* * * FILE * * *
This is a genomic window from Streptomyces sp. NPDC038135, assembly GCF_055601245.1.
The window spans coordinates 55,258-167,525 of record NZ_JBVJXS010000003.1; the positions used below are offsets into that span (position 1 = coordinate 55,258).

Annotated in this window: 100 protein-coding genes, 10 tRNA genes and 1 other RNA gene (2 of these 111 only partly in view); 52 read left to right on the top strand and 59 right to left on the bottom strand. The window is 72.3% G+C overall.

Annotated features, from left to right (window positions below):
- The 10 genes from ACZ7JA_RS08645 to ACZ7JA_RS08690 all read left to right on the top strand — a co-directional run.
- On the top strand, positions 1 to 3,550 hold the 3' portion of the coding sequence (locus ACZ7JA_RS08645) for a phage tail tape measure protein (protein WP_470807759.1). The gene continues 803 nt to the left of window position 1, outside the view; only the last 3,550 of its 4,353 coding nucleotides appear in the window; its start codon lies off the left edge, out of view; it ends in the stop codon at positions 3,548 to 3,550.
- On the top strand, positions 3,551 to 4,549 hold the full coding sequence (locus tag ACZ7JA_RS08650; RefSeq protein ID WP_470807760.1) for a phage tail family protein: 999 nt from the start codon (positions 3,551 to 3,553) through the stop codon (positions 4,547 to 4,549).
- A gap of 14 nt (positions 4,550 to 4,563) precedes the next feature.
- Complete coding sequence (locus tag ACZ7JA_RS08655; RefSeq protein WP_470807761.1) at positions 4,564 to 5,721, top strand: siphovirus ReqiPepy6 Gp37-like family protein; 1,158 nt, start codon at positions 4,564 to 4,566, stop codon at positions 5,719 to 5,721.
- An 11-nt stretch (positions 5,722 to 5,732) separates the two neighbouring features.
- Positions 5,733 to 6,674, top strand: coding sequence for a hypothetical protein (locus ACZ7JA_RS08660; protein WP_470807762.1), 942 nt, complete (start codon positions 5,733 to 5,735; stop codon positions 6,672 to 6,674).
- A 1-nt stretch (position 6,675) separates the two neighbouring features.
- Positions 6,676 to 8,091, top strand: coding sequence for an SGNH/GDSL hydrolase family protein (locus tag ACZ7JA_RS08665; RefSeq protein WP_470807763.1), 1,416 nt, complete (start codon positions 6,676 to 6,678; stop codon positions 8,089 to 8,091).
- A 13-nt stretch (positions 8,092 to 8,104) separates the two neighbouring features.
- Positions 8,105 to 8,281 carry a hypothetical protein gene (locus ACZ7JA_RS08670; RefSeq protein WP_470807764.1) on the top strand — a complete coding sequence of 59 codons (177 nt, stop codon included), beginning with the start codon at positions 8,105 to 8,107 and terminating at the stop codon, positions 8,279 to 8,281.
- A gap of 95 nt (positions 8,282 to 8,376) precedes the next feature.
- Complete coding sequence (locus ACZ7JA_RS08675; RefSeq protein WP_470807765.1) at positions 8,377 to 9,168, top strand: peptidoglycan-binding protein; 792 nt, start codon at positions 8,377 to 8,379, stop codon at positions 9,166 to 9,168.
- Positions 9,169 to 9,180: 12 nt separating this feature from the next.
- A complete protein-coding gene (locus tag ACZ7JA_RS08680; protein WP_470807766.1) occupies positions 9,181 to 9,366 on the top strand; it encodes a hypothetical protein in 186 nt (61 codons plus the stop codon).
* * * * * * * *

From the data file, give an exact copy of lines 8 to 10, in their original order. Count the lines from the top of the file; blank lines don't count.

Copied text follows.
- A gap of 14 nt (positions 4,550 to 4,563) precedes the next feature.
- Complete coding sequence (locus tag ACZ7JA_RS08655; RefSeq protein WP_470807761.1) at positions 4,564 to 5,721, top strand: siphovirus ReqiPepy6 Gp37-like family protein; 1,158 nt, start codon at positions 4,564 to 4,566, stop codon at positions 5,719 to 5,721.
- An 11-nt stretch (positions 5,722 to 5,732) separates the two neighbouring features.